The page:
And he said to me, “I thought, I’m gonna sing this one for the Lord.” And so, he rolled the window down as he drove, and he shouted out the window and said, “Dear Lord, I’m gonna sing this one for you.” [chuckle] And as he drove, he sang a hymn just for the Lord. “Oh,” he said, “it was such a blessing.” Well, Alright, “Sing unto the Lord,” it says. When they had sung a hymn they went out, and Jesus said… Now, what a statement… “All of you shall be offended because of me this night. And this is in fulfillment of a prophecy,” He went on to tell them. “For it is written, ‘I will smite the Shepherd and the sheep shall be scattered, but after I am risen, I will go before you into Galilee.'” This they’ve missed entirely. The angel had to remind them, “Remember how He said unto you, ‘I will go before you into Galilee.'”

They had to be reminded after the Resurrection. They missed that entirely. What they didn’t miss was the statement, “All of you shall be offended.” And Peter said unto Him, Peter was always answering, nobody ever asked Him anything, but He was always answering and sayin. Peter said unto Him, “Although all shall be offended, yet will not I.” And Jesus said unto him, “You know, Peter, I’m telling you the truth; verily, verily I say unto thee,” it means ‘I’m really telling you the truth,’ “That this day, even in this night, before the cock crows twice,” that’s, in other words, “Before the very first rooster crow, you will deny me three times.”

“But Peter, he spake the more vehemently, ‘If I should die with thee, I will not deny thee.’ And likewise also said they all.” What a contrast when they come to Gethsemane and they all fall asleep. Well, you and I know that our intentions oftentimes are good, but we don’t quite follow it through. You have to give Peter credit for sincerely wanting to be his best for the master. I don’t think that he was being insincere here at all, I think he meant it when he said, “If I die with you, I won’t deny you.” I think he meant it, but he didn’t know the depth of his own weakness, the weakness of his own human nature, and he didn’t know the pressures to which he would be subjected, the combination of which would result in his saying later on, “I don’t even know this man who’s a prisoner.”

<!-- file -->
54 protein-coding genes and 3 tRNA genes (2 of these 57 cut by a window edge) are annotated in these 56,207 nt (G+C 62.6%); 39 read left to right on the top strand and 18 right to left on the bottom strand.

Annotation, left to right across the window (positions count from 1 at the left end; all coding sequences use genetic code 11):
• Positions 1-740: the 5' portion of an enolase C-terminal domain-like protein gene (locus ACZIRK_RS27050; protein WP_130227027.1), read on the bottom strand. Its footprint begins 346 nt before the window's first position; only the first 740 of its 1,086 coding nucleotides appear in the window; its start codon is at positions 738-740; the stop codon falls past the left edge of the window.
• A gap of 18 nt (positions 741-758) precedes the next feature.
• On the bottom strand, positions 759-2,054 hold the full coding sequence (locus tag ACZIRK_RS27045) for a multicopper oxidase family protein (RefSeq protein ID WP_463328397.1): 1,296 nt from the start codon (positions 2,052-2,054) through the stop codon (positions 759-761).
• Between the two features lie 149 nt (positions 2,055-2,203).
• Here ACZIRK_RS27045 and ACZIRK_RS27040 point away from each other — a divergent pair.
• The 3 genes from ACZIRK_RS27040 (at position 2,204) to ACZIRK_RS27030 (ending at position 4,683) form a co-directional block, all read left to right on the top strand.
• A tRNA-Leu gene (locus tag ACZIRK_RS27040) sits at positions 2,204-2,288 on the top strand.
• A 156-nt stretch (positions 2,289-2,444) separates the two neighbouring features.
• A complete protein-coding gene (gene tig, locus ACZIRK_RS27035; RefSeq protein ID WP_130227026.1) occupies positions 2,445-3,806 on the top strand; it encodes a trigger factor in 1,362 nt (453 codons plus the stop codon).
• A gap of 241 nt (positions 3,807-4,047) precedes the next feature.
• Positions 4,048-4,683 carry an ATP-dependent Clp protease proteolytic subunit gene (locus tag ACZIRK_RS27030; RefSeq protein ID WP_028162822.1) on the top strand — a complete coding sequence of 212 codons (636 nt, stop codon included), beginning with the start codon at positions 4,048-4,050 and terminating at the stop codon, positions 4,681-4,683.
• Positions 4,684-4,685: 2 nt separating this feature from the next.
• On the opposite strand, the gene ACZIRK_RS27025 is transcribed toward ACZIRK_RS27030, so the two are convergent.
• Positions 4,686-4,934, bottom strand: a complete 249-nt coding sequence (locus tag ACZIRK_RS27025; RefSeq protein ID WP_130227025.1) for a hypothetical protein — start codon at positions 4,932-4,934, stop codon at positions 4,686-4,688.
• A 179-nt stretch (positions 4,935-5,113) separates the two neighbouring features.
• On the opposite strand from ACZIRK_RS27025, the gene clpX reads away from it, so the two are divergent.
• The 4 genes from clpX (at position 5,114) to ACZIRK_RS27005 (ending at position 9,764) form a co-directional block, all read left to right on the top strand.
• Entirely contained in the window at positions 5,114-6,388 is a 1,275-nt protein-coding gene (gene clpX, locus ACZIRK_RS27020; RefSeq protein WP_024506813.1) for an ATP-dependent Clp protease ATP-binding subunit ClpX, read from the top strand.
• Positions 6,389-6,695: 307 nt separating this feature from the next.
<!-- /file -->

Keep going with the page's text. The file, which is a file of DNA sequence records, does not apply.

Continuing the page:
And it says, “Likewise also said they all.” Don’t single out Peter for failure, they all said, “We’re gonna be true to you, Master, and if it means we have to die, we’ll be loyal to you.” It says, “Likewise.” Now, the likewise refers to what Peter said, “If I should die with thee, I will not deny thee in any wise.” Likewise, same thing. They all said that, “We’re willing to die for you.” Well, it said, “They all forsook him and fled.” And the drama of trial and ultimate crucifixion went on. A small thought here. Learn not to trust your good intentions when they’re based only on human ability. Good intentions are good, and have them, please, but learn not to trust them unless they are laced by the power and strengthened by the power of the Holy Spirit of God who indwells the believer.

Paul said sadly in Romans 7, “When I would do good, evil is present with me. The good that I would, I do not, and the evil that I would not, that I do.” The problem of having a sinful human nature is only solved when the Holy Spirit of God is in control of you, and God’s new nature is running things. “The part of you that’s born of God,” says John in 1 John, “Sinneth not, because it cannot sin, it is born of God.” That doesn’t mean you’re sinlessly perfect, that does mean that your new nature is a God nature, and as you allow the Holy Spirit of God to run your life, you don’t fail, you don’t cave in, you don’t fall, you don’t go back on what you know to be the will of God, but you do carry through when God is running things. Now, we’ll get back to that the next time we get together.

Dear Father, today help us to put our good intentions in the control of the Holy Spirit of God so they can be implemented with power. In Jesus’ name, Amen.

Till I meet you once again by way of radio, walk with the King today and be a blessing!